Marriott International (MAR – Get Report) said Monday that a U.K. agency proposed to fine the hotel operator nearly $124 million (99.2 million pounds) because of a customer-data breach at its Starwood unit.
(MEREDITH) — If you stayed at a hotel during the last few months of 2016, it might be smart to check your credit card transactions. A massive credit card data breach at 1,175 hotels has exposed the payment information of potentially thousands of customers of hotels like Holiday Inn, Holiday Inn Express, and Crowne Plaza.
Parent company InterContinental Hotels Group (IHG) launched an internal investigation into the data breach earlier this year and found that malware had accessed payment data of cards used at the front desks of certain hotels between Sept. 29, 2016, and Dec. 29, 2016. IHG has over 5,000 hotels, including Staybridge Suites, Candlewood Suites, Hotel Indigo and Holiday Inn Resort.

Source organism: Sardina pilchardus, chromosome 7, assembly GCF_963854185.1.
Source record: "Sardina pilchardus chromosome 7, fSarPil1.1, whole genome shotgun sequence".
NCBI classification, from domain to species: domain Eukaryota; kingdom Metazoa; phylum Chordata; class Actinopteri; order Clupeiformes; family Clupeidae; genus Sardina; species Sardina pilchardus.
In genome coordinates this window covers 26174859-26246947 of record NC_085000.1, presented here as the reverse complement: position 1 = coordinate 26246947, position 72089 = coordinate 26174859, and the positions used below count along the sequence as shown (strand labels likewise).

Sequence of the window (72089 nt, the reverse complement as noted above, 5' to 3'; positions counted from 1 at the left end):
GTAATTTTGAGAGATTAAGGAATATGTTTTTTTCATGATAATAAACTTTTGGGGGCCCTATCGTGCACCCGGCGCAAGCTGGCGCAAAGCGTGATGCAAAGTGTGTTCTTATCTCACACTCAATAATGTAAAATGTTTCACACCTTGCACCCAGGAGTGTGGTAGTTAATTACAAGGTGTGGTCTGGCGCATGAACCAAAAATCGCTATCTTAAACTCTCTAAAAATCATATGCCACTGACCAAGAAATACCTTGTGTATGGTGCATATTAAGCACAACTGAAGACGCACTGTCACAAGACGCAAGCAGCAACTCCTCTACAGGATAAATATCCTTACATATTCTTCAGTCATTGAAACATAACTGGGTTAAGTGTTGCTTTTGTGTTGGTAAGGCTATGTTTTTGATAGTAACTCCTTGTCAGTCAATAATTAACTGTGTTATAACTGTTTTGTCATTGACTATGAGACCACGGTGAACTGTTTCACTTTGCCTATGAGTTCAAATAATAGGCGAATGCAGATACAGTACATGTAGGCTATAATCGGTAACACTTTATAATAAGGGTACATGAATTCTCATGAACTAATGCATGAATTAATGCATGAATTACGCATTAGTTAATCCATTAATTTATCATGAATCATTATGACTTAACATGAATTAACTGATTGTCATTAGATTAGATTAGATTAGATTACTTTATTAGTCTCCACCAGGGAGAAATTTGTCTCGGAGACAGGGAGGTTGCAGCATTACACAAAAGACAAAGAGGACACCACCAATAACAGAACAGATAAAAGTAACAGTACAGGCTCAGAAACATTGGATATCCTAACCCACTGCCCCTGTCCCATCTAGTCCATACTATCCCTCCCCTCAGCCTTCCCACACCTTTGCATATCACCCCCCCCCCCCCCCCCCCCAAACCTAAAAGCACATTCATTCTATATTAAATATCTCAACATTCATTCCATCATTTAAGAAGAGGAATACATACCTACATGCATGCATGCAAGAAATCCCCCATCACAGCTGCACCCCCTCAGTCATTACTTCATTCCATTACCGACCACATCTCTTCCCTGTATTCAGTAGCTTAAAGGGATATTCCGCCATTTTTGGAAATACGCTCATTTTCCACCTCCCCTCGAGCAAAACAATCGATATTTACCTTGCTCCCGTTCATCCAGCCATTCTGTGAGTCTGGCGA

Whether restaurant, hotel or resort, the hospitality industry is intensely focused on creating a pleasurable experience for guests. Unfortunately, hospitality has become an increasingly attractive industry for cybersecurity threats, according to the 2016 Trustwave Global Security Report. The report notes that the hospitality industry accounted for 14 percent of all breaches, second only to the retail industry. Among the more prominent breaches in the last two years are those at Hyatt (August 2014 – December 2015), Hilton (July – August 2015) and Hard Rock Café (September 2014 – April 2015).